>extension.
    >
    >Avidemux can output by file size as well but I prefer by average bitrate.
    >2-pass @ 1500kB/s is my go to setting. It's always worked for me.
    >
    >Haven't really needed to use Handbrake. I've used avidemux for years and
    >know my way around it.
    >
    >Lodi


    There is MPEG4 Part xx and MPEG4 Part yy (I can never remember the
    Part xx and yy numbers). The older Part xx is Xvid/DivX .avi files.
    The newer Part yy is H.264 .mp4/.m4v files. H.264 is rather
    significantly superior to the older Xvid/DivX - better quality in
    fewer bytes. So when converting anything now, the best format to
    convert to is H.264. You get a shorter file, or better quality, or
    both, compared to any other generally available format.
     
    Stephen Worthington, Jan 30, 2012
    #9
  10. Lodi

    nospam Guest

    On Mon, 30 Jan 2012 11:28:21 +1300, Frank Williams
    <> wrote:

    >On Sun, 29 Jan 2012 23:01:53 +1300, nospam <> wrote:
    >
    >>On Sun, 29 Jan 2012 21:20:42 +1300, Frank Williams
    >><> wrote:
    >>
    >>[snip a large amount of quoted text]
    >>
    >>>
    >>>Using such a Long ten metre composite video cable can cause
    >>>Croma/Luminance sync problems..
    >>>
    >>>Due to the very different Data rates, does not show up on a short
    >>>cable..

    >>
    >>Have you ever thought of trimming the text that you quote so that it
    >>isn't necessary to scroll down for half an hour to find the one or two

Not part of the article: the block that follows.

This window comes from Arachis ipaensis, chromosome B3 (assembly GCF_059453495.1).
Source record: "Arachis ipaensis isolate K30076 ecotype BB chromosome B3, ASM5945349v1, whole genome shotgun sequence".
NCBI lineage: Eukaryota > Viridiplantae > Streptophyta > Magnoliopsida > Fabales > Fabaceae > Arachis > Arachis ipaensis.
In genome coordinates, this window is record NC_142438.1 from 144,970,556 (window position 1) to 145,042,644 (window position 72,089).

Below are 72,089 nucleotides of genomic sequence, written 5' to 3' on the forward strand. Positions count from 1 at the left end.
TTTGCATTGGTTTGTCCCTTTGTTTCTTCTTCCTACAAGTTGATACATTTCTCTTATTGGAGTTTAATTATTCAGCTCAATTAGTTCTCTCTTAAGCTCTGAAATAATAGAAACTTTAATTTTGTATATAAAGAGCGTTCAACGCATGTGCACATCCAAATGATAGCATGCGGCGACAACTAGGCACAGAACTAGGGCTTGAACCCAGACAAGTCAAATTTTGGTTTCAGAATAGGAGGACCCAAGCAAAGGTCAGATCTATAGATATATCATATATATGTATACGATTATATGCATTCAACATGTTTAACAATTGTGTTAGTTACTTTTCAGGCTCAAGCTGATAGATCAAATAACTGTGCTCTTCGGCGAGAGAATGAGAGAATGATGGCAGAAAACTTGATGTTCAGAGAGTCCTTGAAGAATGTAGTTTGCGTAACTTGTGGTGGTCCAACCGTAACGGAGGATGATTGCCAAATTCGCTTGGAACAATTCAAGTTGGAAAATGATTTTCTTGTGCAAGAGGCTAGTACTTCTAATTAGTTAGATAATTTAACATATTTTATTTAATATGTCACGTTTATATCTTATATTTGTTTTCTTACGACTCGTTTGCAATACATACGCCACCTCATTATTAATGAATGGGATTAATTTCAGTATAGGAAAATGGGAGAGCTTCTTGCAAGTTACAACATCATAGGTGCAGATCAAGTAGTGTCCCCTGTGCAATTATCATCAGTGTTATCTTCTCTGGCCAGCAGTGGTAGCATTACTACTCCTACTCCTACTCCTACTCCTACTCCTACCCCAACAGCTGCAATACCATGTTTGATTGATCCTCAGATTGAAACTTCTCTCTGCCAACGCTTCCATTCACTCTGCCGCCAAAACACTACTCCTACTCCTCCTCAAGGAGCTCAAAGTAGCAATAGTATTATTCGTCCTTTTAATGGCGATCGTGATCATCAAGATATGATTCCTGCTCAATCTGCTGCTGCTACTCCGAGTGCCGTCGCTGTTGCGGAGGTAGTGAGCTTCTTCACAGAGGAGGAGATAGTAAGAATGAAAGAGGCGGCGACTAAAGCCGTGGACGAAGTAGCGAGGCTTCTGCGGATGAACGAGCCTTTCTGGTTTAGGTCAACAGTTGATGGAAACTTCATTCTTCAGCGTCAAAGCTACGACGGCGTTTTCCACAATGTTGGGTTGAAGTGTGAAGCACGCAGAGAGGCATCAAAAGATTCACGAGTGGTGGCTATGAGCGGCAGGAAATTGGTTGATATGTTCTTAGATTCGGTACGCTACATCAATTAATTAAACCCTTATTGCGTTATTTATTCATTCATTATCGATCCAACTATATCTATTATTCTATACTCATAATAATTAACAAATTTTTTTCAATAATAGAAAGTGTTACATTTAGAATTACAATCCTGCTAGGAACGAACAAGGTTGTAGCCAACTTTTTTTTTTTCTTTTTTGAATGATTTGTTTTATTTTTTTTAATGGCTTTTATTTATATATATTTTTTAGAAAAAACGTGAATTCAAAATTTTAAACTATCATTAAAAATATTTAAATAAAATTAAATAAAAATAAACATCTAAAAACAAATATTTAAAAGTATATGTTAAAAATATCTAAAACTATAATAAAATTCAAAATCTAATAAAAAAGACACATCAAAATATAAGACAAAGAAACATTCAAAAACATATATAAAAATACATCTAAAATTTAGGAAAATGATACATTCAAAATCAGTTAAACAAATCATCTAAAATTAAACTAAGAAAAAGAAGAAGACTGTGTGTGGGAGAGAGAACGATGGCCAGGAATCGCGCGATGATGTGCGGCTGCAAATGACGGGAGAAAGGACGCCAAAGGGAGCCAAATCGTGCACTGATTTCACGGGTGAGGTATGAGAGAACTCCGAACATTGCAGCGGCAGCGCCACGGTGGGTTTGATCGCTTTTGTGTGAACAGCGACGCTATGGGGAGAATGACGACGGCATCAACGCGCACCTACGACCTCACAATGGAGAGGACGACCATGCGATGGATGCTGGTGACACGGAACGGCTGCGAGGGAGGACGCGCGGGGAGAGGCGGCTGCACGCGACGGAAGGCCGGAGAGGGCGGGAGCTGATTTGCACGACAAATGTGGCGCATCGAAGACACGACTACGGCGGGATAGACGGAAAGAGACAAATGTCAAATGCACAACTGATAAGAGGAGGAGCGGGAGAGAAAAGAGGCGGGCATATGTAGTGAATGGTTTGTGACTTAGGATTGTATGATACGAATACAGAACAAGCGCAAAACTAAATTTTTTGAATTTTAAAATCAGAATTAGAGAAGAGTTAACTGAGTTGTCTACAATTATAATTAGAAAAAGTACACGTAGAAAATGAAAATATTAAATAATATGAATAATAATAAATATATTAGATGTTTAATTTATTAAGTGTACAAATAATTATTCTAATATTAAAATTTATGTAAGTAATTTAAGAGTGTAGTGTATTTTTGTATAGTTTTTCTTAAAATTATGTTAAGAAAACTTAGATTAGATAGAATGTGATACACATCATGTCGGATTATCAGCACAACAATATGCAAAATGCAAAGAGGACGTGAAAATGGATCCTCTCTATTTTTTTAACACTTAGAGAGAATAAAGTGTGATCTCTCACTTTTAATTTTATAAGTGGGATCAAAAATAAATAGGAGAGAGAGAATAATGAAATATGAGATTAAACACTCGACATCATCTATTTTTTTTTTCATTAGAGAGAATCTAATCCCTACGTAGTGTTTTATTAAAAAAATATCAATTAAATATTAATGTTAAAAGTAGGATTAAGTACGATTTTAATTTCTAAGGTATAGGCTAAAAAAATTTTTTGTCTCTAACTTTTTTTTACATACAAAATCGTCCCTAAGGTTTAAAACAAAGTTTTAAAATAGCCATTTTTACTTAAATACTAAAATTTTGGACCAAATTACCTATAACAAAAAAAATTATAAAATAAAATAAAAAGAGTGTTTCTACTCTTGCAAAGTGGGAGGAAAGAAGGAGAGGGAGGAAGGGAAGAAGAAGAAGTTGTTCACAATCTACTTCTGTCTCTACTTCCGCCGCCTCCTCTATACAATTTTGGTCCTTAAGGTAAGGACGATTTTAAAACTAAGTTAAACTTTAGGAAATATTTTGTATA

>>lines of comment that you make?

    >
    >
    >To me it would be nice if you posted something usefully.
    >
    >Go check on other posts here a good 90% of them do not trim there
    >replies so why pick on me.



    oh, ok. Perhaps it's coz you're one of the more interesting
    posters. :)
     
    nospam, Jan 30, 2012
    #10
  11. Lodi

    Lodi Guest

    > Stephen Worthington wrote:
    >
    > There is MPEG4 Part xx and MPEG4 Part yy (I can never remember the
    > Part xx and yy numbers). The older Part xx is Xvid/DivX .avi files.
    > The newer Part yy is H.264 .mp4/.m4v files. H.264 is rather
    > significantly superior to the older Xvid/DivX - better quality in
    > fewer bytes. So when converting anything now, the best format to
    > convert to is H.264. You get a shorter file, or better quality, or
    > both, compared to any other generally available format.



    I did not know that :)

    Thanks again. Will look into it

    Lodi
     
    Lodi, Jan 30, 2012
    #11
  12. Lodi

    ~misfit~ Guest

    Somewhere on teh intarwebs Stephen Worthington wrote:
    [snip]
    > There is MPEG4 Part xx and MPEG4 Part yy (I can never remember the
    > Part xx and yy numbers). The older Part xx is Xvid/DivX .avi files.
    > The newer Part yy is H.264 .mp4/.m4v files. H.264 is rather
    > significantly superior to the older Xvid/DivX - better quality in
    > fewer bytes. So when converting anything now, the best format to
    > convert to is H.264. You get a shorter file, or better quality, or
    > both, compared to any other generally available format.


    .... If only my stand-alone USB-enabled Philips DVD player (which is